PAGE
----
Myths are stories or collective beliefs that have no natural explanation or factual determinable basis. On the other hand, a stereotype is a type of fixed thinking about an object or a specific set of individuals about certain conduct. There is possibility that stereotypes have some sense of reality since most of them are outcomes of oversimplification, exaggeration, or generalization. For instance, there are certain myths about the Indian Americans as well as stereotypes associated with this set of the American population. Myths and stereotypes exist for all races and tribes worldwide. Therefore, they are not just limited to the Indian race. This is evident in the mentality that even Germans must dress in a certain manner.
There are myths about American Indians. For example, since they are natives, they prefer being called natives (Fleming 2). They receive special treatment from the government, and their race is nearing extinction. That an individual can easily identify an Indian, and that all Indians live in reserves, that natives intuitively have knowledge of their culture and historical backgrounds; and that Indian Americas are pleased with the Indian mascots is a myth (Fleming 3). Similarly, stereotypes also have the thinking that race and tribe of a person is normally identifiable from the physical traits and popular culture of various groups. For example, “Long black hair, braids, feathers, beads“, are racial stereotypes for American Indians, and “lederhosen and Tyrolean hats” are for German men (Rita par 6 & 8).
Native as identity is a non-conception of inhabitants but rather a making of academic trends. In-depth analysis of aboriginals’ history dictated native as their description. What others view as a privilege is a price already paid for by the Indian ancestors, and natives still do such things as payment of federal taxes just as non-natives. The natives not only live in the reserve but also in towns, most natives have no knowledge about the historical facts and culture, and they need knowledge about the same just as others do. Most natives are against mascots as they view them as invasive and disparaging.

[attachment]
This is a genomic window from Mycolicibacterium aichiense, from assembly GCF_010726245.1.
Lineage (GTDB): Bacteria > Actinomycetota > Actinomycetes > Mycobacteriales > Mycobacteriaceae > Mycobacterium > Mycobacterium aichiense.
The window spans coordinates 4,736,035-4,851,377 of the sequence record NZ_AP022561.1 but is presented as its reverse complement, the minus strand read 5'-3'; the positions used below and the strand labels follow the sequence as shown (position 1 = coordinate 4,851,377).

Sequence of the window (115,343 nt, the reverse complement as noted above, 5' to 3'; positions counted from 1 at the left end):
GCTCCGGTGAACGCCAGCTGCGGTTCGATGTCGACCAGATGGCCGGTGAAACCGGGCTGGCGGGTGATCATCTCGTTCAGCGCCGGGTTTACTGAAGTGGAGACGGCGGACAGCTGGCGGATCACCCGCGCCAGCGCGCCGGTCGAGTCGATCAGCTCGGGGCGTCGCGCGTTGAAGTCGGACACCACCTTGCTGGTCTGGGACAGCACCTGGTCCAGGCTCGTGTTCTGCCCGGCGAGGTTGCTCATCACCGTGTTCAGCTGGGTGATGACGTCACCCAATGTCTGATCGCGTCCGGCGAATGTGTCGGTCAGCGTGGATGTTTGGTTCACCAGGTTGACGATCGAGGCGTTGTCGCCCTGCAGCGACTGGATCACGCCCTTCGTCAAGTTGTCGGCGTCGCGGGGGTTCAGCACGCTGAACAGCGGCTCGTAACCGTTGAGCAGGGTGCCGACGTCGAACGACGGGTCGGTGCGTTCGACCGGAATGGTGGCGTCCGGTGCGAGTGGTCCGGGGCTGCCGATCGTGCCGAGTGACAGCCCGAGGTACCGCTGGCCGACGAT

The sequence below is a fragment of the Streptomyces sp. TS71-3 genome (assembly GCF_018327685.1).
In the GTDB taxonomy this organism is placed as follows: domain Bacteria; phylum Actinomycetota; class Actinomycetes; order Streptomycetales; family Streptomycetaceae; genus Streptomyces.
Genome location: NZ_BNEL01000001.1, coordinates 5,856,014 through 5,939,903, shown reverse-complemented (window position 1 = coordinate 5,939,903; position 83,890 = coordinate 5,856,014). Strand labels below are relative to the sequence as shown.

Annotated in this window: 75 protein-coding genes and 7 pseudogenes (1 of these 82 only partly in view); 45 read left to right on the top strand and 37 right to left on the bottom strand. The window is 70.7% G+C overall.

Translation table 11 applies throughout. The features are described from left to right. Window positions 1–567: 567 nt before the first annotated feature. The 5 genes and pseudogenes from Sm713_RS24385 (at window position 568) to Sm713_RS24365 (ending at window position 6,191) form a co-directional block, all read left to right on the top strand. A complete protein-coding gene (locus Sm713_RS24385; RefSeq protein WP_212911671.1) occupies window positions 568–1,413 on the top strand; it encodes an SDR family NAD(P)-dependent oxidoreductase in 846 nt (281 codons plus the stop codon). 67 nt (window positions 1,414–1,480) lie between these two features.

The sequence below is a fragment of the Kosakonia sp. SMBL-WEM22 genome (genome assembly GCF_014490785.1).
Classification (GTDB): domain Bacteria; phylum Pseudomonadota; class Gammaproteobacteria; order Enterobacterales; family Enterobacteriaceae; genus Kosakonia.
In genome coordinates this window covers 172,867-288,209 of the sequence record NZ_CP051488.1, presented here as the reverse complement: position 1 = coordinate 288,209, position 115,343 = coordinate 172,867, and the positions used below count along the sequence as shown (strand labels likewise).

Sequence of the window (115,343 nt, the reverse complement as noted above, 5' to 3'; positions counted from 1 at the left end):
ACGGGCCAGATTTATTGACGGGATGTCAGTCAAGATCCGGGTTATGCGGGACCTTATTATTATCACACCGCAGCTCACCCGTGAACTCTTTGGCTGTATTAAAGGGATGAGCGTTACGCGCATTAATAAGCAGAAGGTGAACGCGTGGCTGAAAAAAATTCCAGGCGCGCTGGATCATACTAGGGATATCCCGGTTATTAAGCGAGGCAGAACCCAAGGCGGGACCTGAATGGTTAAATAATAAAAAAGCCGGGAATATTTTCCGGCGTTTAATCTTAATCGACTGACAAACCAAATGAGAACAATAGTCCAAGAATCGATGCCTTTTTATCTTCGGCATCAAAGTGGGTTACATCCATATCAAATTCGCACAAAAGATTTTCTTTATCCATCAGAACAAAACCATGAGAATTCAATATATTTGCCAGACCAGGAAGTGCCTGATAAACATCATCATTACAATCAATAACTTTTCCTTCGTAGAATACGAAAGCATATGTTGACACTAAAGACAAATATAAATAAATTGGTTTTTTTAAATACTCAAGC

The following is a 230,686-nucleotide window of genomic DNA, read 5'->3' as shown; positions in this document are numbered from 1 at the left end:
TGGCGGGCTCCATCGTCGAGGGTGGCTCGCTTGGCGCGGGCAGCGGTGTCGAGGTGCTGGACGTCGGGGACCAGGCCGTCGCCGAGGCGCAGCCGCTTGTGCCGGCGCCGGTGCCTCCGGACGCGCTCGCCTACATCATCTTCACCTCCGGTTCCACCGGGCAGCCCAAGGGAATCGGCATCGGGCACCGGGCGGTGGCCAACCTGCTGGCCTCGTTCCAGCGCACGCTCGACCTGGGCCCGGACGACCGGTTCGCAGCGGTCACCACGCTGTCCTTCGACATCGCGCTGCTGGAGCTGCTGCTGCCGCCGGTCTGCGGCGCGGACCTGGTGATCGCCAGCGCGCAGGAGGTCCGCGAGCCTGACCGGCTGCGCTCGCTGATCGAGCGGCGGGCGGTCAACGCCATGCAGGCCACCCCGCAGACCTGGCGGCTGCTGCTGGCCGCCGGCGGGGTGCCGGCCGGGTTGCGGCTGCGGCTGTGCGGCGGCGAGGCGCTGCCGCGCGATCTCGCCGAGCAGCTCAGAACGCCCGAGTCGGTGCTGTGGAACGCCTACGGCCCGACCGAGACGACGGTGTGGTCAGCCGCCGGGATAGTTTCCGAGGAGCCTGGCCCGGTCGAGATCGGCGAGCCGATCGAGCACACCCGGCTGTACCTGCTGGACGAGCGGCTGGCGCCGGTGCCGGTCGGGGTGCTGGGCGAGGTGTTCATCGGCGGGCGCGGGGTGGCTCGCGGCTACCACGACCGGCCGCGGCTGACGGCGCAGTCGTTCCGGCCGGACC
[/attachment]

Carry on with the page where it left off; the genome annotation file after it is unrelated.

Even though myths may contain certain elements of truth, a large proportion portray overstatements. Stereotypes borrow from myths in that once people have believed in certain baseless aspects of some people’s culture and history, these believes evolve into kind of a fixed mentality that things are really the way such beliefs insinuate. Myths and stereotypes may be constructive and undesirable, though most of them are harmful. Stereotypes have a picture of how things ought to be, and appear and any deviation from such mentality becomes fiction. On the other hand, myths make the line between reality and fiction to be very thin that a person cannot distinguish between truth and lies.
A close link subsists between myths and stereotypes. Stereotypes are harmful in that they tend to apply the attributes of a group to an individual. Stereotypes override facts making it very difficult to establish where the truth lies. Myths on the other hand depict exaggeration of certain aspects of a people’s culture and historical facts. Myths base on stories that people tell about cultures and other life aspect; while stereotypes are generalizations about what a particular group has been doing or known to be doing overtime. Therefore, the possibility that a stereotype is invalid in its application is higher in comparison to the likelihood that a myth is actually void of any true elements.